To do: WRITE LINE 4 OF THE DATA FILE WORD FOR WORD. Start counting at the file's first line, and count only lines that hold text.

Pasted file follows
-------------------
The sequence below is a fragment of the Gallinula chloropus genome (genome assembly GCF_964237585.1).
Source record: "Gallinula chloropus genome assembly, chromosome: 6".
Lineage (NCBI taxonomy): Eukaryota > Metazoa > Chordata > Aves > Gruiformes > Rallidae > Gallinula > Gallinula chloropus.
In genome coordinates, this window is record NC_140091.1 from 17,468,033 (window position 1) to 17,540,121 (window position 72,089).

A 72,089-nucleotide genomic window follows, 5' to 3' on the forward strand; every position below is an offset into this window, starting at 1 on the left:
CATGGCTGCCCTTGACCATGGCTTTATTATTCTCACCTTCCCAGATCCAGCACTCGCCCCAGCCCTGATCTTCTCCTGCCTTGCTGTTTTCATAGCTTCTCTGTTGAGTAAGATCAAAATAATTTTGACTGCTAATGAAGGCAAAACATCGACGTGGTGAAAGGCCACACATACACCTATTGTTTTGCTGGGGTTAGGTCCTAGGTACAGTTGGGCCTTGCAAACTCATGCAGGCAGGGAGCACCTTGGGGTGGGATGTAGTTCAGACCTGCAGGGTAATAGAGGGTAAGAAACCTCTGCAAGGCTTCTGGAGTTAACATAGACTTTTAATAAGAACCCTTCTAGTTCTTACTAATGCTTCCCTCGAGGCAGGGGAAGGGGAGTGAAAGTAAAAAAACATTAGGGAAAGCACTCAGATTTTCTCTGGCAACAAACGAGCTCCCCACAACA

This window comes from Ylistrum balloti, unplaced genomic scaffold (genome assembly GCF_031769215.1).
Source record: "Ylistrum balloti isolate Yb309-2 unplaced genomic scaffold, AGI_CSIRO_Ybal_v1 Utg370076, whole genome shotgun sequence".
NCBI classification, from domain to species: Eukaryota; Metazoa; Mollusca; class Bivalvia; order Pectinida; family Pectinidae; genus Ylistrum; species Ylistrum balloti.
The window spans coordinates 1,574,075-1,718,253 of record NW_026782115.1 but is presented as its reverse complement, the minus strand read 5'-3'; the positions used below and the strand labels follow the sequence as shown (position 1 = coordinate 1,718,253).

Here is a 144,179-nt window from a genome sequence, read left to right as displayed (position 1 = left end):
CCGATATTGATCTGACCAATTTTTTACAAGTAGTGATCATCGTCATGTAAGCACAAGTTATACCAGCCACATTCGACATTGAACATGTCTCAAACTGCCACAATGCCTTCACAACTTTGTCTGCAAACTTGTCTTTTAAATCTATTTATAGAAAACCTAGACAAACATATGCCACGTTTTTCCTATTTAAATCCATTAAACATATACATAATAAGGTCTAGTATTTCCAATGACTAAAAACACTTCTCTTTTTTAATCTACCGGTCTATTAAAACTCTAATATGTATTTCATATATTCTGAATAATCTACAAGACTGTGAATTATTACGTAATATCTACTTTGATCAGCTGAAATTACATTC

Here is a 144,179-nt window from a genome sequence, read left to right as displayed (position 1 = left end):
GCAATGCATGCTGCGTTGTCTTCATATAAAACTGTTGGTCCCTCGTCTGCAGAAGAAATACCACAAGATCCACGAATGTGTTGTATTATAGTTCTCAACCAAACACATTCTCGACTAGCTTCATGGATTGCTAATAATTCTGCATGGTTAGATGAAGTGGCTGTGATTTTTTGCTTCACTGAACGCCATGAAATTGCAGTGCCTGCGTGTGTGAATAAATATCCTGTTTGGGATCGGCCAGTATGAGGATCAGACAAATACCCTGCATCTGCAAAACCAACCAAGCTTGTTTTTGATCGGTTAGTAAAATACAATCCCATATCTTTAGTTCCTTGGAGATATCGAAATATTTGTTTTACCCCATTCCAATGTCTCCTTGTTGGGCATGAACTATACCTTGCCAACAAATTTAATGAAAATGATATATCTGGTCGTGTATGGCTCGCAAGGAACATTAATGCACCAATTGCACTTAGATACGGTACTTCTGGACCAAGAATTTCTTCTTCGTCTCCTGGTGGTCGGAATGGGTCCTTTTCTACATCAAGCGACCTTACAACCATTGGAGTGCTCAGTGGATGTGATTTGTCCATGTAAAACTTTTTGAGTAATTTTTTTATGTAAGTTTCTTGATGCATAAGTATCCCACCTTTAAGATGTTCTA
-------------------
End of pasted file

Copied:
In genome coordinates, this window is record NC_140091.1 from 17,468,033 (window position 1) to 17,540,121 (window position 72,089).